No, don’t worry; I haven’t gotten malaria (so far)! I take my prophylaxis at the same time every day and I sleep under my mosquito net (most of the time).
Still, malaria is one of the most significant health problems facing my area of Cameroon. As a result, Peace Corps Cameroon is starting to put more of an emphasis on malaria programs, especially in the North and Adamaoua regions. All the current Volunteers in the North had a training workshop on the subject back in November, and came away with a baseline survey we were all supposed to conduct at our own posts in anticipation of any malaria-related projects we might carry out.
So a few weeks ago my friend Will, who also happens to be our regional malaria coordinator and who helped write the survey, came to my post to help me actually carry it out. I enlisted the help of my domestique, Barthelemy, who acted as our translator, and after explaining the survey to him and why we were asking the questions we were asking, the three of us set out into the community to find out about malaria prevalence and prevention practices in the area.
Barthelemy ended up being awesome as a translator, and basically did a large part of the work for us, including introducing us, explaining to each interviewee what the survey was about, and asking if they would be willing to answer the questions (only one household of the 71 that we visited refused). Will did most of the record keeping, and I helped ask clarifying questions and tried to test my Fulfulde by following along. Our interviews ended up being conducted in four different languages – Fulfulde, Dowayo, French, and even two that were partly in English – and I was a little surprised by how much of the Fulfulde I could actually follow by the end. Dowayo, on the other hand, leaves me completely lost. Fortunately for us, Barthelemy is fluent in Fulfulde, Dowayo, and French, and Will and I are both pretty solid in English and French, so language wasn’t a problem.
Will took the papers with the data we had recorded back to his post to enter electronically and analyze, but we did find that there had been quite a lot of fevers – the marker commonly used as a proxy for determining malaria incidence – within the last two weeks before the interviews, especially among small children, and there hadn’t been any rain for almost two months before. Most households at least had bed nets, though, even if they didn’t all use them consistently, so at least the distributions seem to have gone well in my community. Curiously enough, many people referred to a fee of 600 FCFA (just over a dollar and under a euro) for prenatal consultations, which are supposed to be free, and only some women who went received an antimalarial during their pregnancies.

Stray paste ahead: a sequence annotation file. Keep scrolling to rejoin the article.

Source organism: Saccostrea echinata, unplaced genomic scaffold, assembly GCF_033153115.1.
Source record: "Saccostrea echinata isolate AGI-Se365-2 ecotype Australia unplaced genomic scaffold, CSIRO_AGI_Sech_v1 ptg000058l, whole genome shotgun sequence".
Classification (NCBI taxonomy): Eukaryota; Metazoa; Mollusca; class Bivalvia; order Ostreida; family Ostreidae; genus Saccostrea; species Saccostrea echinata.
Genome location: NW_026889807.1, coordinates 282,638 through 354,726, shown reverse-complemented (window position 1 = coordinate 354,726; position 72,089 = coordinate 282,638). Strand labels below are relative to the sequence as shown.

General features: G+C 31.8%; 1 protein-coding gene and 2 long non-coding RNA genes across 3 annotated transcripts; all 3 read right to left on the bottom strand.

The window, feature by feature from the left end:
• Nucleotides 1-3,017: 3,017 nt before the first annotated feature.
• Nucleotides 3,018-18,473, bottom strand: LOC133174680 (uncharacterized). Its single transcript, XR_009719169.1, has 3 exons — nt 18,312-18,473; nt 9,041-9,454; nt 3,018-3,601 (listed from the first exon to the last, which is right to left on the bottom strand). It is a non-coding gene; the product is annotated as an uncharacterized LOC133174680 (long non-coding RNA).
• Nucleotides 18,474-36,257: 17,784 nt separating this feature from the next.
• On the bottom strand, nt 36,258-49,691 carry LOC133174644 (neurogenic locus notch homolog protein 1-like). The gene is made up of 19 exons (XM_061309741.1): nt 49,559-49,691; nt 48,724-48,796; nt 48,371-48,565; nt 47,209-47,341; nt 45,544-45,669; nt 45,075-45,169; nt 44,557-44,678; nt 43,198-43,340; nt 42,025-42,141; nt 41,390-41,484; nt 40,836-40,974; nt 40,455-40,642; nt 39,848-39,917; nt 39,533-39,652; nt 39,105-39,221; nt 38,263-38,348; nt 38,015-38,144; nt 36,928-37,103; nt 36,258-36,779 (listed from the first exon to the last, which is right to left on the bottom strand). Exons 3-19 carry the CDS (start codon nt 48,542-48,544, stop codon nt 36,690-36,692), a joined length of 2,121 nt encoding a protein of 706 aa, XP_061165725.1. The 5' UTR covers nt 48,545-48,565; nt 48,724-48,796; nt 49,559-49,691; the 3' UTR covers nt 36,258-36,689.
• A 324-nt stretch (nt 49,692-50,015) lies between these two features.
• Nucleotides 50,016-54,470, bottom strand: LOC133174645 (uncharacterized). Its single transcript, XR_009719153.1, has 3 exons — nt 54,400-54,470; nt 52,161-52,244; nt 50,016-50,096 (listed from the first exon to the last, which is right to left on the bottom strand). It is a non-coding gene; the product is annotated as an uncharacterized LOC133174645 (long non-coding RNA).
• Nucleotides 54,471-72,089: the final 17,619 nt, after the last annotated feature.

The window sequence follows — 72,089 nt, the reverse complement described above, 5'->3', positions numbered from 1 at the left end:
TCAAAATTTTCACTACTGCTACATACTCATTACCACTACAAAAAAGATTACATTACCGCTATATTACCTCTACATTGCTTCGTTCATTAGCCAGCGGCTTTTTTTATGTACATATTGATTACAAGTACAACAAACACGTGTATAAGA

All in all, completing this survey was pretty satisfying, and I found out a lot about healthcare in my community in the process. It made me wish I had been more methodical about doing my community needs assessment when I first got to post a year ago, since I have a feeling I would not have felt quite so directionless for so long.
Of course now I have ongoing projects, as well as ideas for others and counterparts that are at least moderately engaged, so I wouldn’t say I’m floundering anymore. Still, I sometimes wonder how useful it is for me to be teaching English and literacy classes at the government youth center, especially considering that there really should be a government teacher with training in that area doing that, and when are these particular students ever really going to use English, anyway?
Going forward I am hoping to move more toward doing things that are not so obviously someone else’s job and perhaps also more useful for me to do. Maybe I’ll even incorporate some malaria programing.